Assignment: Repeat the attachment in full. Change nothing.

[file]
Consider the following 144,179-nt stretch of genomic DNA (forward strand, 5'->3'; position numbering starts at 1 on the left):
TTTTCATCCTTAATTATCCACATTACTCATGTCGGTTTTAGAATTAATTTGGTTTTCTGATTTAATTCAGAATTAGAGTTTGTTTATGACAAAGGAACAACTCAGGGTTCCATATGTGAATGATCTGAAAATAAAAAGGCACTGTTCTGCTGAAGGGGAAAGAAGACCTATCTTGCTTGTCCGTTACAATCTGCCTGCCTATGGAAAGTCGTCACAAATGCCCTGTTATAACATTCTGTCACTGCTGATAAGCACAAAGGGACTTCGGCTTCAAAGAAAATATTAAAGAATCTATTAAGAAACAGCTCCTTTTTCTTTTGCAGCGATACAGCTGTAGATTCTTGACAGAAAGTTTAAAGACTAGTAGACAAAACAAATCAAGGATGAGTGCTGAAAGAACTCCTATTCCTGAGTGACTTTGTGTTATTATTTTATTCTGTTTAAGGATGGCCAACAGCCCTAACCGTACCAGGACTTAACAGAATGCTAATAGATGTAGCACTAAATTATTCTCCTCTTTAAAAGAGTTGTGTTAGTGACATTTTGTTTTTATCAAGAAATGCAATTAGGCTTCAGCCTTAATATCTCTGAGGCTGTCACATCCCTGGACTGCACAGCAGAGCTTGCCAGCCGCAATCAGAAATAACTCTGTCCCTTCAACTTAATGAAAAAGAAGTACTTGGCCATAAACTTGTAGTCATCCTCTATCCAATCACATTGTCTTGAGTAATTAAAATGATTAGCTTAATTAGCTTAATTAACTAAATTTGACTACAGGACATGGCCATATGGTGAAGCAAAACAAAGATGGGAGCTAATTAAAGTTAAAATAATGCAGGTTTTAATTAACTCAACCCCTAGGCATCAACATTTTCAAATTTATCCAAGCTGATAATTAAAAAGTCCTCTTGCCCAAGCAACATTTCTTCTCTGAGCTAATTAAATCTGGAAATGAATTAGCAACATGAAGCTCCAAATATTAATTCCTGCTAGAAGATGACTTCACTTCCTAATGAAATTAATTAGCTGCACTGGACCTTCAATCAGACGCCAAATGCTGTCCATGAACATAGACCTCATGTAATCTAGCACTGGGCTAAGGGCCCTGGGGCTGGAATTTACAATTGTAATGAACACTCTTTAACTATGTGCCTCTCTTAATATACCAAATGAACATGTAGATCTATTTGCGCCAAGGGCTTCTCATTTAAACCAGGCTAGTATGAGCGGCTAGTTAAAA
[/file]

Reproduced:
Consider the following 144,179-nt stretch of genomic DNA (forward strand, 5'->3'; position numbering starts at 1 on the left):
TTTTCATCCTTAATTATCCACATTACTCATGTCGGTTTTAGAATTAATTTGGTTTTCTGATTTAATTCAGAATTAGAGTTTGTTTATGACAAAGGAACAACTCAGGGTTCCATATGTGAATGATCTGAAAATAAAAAGGCACTGTTCTGCTGAAGGGGAAAGAAGACCTATCTTGCTTGTCCGTTACAATCTGCCTGCCTATGGAAAGTCGTCACAAATGCCCTGTTATAACATTCTGTCACTGCTGATAAGCACAAAGGGACTTCGGCTTCAAAGAAAATATTAAAGAATCTATTAAGAAACAGCTCCTTTTTCTTTTGCAGCGATACAGCTGTAGATTCTTGACAGAAAGTTTAAAGACTAGTAGACAAAACAAATCAAGGATGAGTGCTGAAAGAACTCCTATTCCTGAGTGACTTTGTGTTATTATTTTATTCTGTTTAAGGATGGCCAACAGCCCTAACCGTACCAGGACTTAACAGAATGCTAATAGATGTAGCACTAAATTATTCTCCTCTTTAAAAGAGTTGTGTTAGTGACATTTTGTTTTTATCAAGAAATGCAATTAGGCTTCAGCCTTAATATCTCTGAGGCTGTCACATCCCTGGACTGCACAGCAGAGCTTGCCAGCCGCAATCAGAAATAACTCTGTCCCTTCAACTTAATGAAAAAGAAGTACTTGGCCATAAACTTGTAGTCATCCTCTATCCAATCACATTGTCTTGAGTAATTAAAATGATTAGCTTAATTAGCTTAATTAACTAAATTTGACTACAGGACATGGCCATATGGTGAAGCAAAACAAAGATGGGAGCTAATTAAAGTTAAAATAATGCAGGTTTTAATTAACTCAACCCCTAGGCATCAACATTTTCAAATTTATCCAAGCTGATAATTAAAAAGTCCTCTTGCCCAAGCAACATTTCTTCTCTGAGCTAATTAAATCTGGAAATGAATTAGCAACATGAAGCTCCAAATATTAATTCCTGCTAGAAGATGACTTCACTTCCTAATGAAATTAATTAGCTGCACTGGACCTTCAATCAGACGCCAAATGCTGTCCATGAACATAGACCTCATGTAATCTAGCACTGGGCTAAGGGCCCTGGGGCTGGAATTTACAATTGTAATGAACACTCTTTAACTATGTGCCTCTCTTAATATACCAAATGAACATGTAGATCTATTTGCGCCAAGGGCTTCTCATTTAAACCAGGCTAGTATGAGCGGCTAGTTAAAA